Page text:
arrived. Once inside the gates closed, Janet paid the 18
Euros and we were out into the canal by 0915 with 18 miles
to go to Rendsburg.
The canal seemed quiet and only a couple of ships passed us.
We tied up in Rendsburg at 1045 and then, as is the norm, we
filled the 30 litre day tank ready for the following day.
During the afternoon we walked around the town looking for a
supermarket, but it seems there is now no supermarket in the
town, but there are a least dozen bakers.
Cuxhaven (2nd Sep, 50 miles from Rendsburg)
At 0830 we followed the 3 sets of leading lines out into the
canal and in warm bright sunshine set off to motor 35 miles
down the canal to the locks at Brunsbuttel. We saw none of
the wildlife seen on the earlier transit but it was a good
trip anyway. We filled up the day tank whilst on route and
again just before we entered the lock. Quickly through this
time and out into the strongly ebbing river, we were at
times doing 10 knots over the ground. We arrived at Cuxhaven
too late to pay the harbour master, shame. We had a drink on
Tacuba II, consulted Chris's charts and agreed that Nordeney
was a good destination for the morrow. We had earlier read
the Baltic pilot and found it probably too shallow for our
2m keel but the latest charts showed we would have enough
depth, particularly if we followed Tacuba II along the
shallow channel. Cowards eh? We worked on the principal that
if they didn't hit the bottom we probably wouldn't either.
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Nordeney (3rd Sep, 66 miles from Cuxhaven)
We left Cuxhaven at 0600 which coincided with first light.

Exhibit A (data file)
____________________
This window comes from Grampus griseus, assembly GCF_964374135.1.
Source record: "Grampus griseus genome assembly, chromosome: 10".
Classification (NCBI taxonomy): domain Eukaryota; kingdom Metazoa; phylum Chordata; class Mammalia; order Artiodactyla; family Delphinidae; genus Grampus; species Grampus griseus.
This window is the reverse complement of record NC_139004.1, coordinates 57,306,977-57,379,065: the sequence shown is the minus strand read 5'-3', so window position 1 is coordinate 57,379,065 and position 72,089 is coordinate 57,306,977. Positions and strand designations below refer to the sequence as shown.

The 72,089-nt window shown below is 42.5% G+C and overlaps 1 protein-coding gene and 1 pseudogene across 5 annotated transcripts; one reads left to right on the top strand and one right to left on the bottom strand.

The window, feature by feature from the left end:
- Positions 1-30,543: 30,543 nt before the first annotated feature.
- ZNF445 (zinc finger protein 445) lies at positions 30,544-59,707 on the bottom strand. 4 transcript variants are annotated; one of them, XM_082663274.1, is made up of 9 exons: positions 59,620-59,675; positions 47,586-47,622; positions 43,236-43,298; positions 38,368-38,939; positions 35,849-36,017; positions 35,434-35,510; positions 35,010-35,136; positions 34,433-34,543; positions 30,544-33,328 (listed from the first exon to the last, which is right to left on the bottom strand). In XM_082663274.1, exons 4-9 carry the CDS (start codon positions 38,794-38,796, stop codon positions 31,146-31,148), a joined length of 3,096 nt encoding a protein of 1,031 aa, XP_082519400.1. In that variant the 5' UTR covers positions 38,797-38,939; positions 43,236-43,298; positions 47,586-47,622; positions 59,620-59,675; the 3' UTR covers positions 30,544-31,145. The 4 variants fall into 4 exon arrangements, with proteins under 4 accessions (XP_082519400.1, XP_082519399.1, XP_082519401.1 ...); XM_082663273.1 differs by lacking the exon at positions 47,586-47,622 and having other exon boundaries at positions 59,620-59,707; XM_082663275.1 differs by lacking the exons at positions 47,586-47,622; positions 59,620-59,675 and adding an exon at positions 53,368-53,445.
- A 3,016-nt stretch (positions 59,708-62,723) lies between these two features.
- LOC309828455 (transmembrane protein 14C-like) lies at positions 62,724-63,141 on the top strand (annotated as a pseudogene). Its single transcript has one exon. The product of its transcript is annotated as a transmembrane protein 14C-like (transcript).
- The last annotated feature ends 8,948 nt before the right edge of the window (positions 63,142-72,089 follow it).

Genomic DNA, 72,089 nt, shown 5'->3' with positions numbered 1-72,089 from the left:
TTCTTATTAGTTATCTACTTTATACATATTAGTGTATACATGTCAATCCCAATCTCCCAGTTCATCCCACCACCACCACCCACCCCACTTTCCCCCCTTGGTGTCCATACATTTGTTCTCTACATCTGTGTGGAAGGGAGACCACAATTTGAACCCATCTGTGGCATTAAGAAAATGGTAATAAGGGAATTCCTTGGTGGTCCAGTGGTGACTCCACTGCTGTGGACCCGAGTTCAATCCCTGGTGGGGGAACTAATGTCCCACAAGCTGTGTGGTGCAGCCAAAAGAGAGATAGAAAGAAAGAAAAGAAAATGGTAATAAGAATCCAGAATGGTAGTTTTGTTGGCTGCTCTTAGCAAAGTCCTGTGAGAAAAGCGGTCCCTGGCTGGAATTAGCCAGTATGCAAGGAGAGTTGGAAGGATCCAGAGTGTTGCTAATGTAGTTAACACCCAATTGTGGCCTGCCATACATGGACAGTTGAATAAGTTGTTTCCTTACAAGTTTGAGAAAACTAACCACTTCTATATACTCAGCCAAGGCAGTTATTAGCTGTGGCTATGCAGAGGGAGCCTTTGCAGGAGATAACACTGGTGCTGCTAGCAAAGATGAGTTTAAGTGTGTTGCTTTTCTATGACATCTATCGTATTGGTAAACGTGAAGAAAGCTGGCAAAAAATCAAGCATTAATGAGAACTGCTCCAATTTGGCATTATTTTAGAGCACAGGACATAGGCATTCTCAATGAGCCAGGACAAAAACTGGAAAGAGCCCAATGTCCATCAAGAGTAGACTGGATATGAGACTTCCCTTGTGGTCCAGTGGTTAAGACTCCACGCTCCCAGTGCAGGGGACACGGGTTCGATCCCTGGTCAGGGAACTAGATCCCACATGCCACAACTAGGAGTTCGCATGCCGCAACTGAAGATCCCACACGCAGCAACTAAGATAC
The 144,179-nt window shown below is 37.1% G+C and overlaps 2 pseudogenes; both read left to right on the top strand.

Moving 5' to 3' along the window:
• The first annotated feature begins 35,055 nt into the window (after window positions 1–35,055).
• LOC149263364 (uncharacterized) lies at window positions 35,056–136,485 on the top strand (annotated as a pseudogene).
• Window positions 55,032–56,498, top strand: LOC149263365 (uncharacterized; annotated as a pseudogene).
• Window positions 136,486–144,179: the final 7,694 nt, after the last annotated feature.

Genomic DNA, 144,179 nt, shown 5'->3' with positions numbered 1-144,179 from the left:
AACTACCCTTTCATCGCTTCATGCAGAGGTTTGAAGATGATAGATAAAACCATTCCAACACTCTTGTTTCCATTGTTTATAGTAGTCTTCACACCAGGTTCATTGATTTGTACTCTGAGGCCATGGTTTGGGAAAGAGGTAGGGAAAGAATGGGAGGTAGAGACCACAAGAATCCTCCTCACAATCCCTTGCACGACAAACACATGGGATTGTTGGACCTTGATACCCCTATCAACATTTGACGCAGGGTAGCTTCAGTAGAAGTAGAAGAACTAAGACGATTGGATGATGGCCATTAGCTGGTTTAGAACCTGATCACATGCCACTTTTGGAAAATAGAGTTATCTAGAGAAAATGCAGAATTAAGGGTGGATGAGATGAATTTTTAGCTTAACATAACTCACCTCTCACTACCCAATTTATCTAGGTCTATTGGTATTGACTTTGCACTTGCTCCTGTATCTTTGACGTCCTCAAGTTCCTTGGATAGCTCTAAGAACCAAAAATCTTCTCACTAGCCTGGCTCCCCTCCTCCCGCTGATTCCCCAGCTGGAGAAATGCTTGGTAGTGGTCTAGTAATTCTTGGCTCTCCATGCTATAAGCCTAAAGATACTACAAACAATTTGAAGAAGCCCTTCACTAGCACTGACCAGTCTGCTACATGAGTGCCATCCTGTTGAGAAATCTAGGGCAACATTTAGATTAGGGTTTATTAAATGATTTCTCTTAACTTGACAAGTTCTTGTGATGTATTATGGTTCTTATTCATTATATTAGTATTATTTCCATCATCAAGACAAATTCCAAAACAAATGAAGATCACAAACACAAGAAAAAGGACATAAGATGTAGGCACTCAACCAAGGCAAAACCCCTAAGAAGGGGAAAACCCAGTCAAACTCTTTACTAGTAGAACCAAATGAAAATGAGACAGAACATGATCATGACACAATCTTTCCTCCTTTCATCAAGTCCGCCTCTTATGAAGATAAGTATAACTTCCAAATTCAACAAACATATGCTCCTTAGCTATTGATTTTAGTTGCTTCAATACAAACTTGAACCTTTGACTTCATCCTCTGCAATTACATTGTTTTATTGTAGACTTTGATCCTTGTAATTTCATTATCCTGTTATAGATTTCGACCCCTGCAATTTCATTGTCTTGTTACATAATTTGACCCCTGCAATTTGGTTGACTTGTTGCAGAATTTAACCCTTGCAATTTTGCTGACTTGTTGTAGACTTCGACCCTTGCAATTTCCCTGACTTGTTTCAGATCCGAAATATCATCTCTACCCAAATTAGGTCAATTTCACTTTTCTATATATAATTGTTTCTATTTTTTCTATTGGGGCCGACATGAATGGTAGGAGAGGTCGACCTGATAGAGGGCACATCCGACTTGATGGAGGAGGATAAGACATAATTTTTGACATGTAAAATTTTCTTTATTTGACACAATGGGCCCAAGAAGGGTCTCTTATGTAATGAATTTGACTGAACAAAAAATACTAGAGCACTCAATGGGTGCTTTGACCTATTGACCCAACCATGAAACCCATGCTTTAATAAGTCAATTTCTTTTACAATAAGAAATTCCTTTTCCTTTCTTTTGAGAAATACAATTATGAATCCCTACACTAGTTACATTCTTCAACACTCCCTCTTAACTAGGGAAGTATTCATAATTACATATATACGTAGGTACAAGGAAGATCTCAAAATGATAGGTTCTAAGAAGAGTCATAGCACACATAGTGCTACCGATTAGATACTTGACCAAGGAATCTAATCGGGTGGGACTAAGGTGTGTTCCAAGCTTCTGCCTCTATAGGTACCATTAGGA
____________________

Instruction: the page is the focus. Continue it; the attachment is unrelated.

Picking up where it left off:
We hoisted the mainsail in the harbour and followed about 12
boats out into the start of the ebb tide. After 10 mins we
all realised it was a sailing day and so steaming lights
went off one by one and presumably engines were stopped,
anyway ours was.
We sailed out of the river and along the coast for 40 miles
until at 1300 we realised more sail was needed and hoisted
our cruising chute but after half an hour we turned on the
motor as the SE F3 became, I've written in the log,
We followed Tacuba II into Nordeney and never
saw less than 4m until right in the harbour where we tied up
it was 3m with 1m left to go down to LW. At LW we knifed
about a foot into the mud but stayed very upright. Tomorrow
we planned another rest day as we understood the island to
be very pretty.
The morning started with a good old lie-in and was then
spent obtaining diesel fuel for both boats. Barry discovered
that one of the plastic 35 litre fuel cans we have could be
rested on the cross bar of the Brompton and, once tied to
the seat post, still leave room to pedal, so a couple of
half mile trips were made, 70 litres in all. I'm told 1200cc
motor bikes carry less fuel.
We cycled into the town later in the day and enjoyed our
regular treat of ice-creams and coffees in a caf� in the
town square. Then we parked the bikes and did a thorough job
of strolling in the sunshine round the town.
This monument is made of stones from each of
the cites bombed in WW2. The stones have the
cities name engraved into them, just like